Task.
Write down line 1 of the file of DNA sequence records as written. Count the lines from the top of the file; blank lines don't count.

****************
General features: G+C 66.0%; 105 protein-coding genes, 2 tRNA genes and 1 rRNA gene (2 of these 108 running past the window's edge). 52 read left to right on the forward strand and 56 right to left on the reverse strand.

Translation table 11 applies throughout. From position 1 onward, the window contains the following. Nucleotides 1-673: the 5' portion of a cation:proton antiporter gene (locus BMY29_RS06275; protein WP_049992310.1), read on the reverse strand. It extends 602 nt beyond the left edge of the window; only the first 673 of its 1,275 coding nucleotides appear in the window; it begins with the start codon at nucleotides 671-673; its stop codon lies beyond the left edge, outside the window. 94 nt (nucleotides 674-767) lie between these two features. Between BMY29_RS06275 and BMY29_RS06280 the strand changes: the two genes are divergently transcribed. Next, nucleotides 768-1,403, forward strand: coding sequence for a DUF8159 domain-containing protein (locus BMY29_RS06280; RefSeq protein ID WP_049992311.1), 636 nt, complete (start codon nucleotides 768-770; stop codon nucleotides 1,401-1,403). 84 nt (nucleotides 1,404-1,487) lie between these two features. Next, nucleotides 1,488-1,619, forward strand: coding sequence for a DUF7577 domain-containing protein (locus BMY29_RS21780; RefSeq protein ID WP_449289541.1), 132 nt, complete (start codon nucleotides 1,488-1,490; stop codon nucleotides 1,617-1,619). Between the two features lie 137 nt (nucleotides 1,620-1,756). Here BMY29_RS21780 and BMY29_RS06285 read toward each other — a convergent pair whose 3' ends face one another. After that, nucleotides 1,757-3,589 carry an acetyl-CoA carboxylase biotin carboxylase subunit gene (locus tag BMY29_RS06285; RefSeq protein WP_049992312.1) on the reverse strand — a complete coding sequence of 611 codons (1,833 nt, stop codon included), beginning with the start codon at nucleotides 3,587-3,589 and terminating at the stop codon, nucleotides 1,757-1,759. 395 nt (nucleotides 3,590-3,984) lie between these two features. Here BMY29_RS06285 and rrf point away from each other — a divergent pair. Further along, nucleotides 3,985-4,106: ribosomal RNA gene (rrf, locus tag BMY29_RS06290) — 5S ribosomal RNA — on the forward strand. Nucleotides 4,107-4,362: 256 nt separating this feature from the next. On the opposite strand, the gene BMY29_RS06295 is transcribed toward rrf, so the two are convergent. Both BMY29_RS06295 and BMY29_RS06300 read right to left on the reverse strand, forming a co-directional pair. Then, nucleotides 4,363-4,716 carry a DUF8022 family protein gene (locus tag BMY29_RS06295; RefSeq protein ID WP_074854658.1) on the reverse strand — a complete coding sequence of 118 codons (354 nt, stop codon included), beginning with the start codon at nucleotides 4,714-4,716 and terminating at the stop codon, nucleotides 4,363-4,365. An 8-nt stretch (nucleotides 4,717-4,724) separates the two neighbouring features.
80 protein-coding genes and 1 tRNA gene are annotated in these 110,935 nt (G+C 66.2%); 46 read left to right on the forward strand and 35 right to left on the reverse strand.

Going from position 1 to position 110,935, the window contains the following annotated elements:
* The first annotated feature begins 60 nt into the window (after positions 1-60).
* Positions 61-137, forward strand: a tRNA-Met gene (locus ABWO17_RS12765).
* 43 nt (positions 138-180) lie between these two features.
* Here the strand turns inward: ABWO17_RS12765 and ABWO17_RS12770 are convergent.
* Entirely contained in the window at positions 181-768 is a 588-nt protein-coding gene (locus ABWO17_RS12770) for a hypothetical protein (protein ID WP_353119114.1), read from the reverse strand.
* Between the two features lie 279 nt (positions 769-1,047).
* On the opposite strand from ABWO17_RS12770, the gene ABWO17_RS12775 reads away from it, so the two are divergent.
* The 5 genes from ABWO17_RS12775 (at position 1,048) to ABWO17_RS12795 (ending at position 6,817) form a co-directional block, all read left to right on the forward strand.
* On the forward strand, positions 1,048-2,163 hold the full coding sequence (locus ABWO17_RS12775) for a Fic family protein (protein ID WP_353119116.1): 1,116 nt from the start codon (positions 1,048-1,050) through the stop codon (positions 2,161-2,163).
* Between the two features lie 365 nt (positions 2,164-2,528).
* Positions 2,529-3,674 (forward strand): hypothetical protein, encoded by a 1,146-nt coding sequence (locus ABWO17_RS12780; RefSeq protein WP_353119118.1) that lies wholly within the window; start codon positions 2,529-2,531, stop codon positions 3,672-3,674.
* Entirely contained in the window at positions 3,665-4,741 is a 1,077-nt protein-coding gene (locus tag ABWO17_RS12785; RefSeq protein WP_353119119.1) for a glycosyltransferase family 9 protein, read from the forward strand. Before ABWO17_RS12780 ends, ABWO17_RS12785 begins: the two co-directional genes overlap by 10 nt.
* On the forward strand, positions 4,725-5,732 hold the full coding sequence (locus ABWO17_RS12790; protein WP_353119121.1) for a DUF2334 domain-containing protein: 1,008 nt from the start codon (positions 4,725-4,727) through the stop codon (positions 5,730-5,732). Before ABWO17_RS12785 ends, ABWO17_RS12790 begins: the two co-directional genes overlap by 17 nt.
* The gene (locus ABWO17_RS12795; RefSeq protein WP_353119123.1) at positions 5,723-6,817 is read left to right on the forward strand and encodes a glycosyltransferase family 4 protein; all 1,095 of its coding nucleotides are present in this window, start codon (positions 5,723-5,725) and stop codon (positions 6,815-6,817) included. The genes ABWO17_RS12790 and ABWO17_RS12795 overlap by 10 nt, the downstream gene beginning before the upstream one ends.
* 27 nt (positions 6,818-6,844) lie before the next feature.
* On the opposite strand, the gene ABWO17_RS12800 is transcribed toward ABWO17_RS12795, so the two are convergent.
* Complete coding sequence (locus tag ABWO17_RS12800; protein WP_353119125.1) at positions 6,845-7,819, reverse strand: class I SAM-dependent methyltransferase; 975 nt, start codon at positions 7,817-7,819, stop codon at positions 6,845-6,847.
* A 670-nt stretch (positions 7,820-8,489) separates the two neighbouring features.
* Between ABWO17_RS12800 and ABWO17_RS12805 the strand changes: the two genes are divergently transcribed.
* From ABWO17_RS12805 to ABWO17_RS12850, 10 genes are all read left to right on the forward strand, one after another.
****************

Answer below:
General features: G+C 66.0%; 105 protein-coding genes, 2 tRNA genes and 1 rRNA gene (2 of these 108 running past the window's edge). 52 read left to right on the forward strand and 56 right to left on the reverse strand.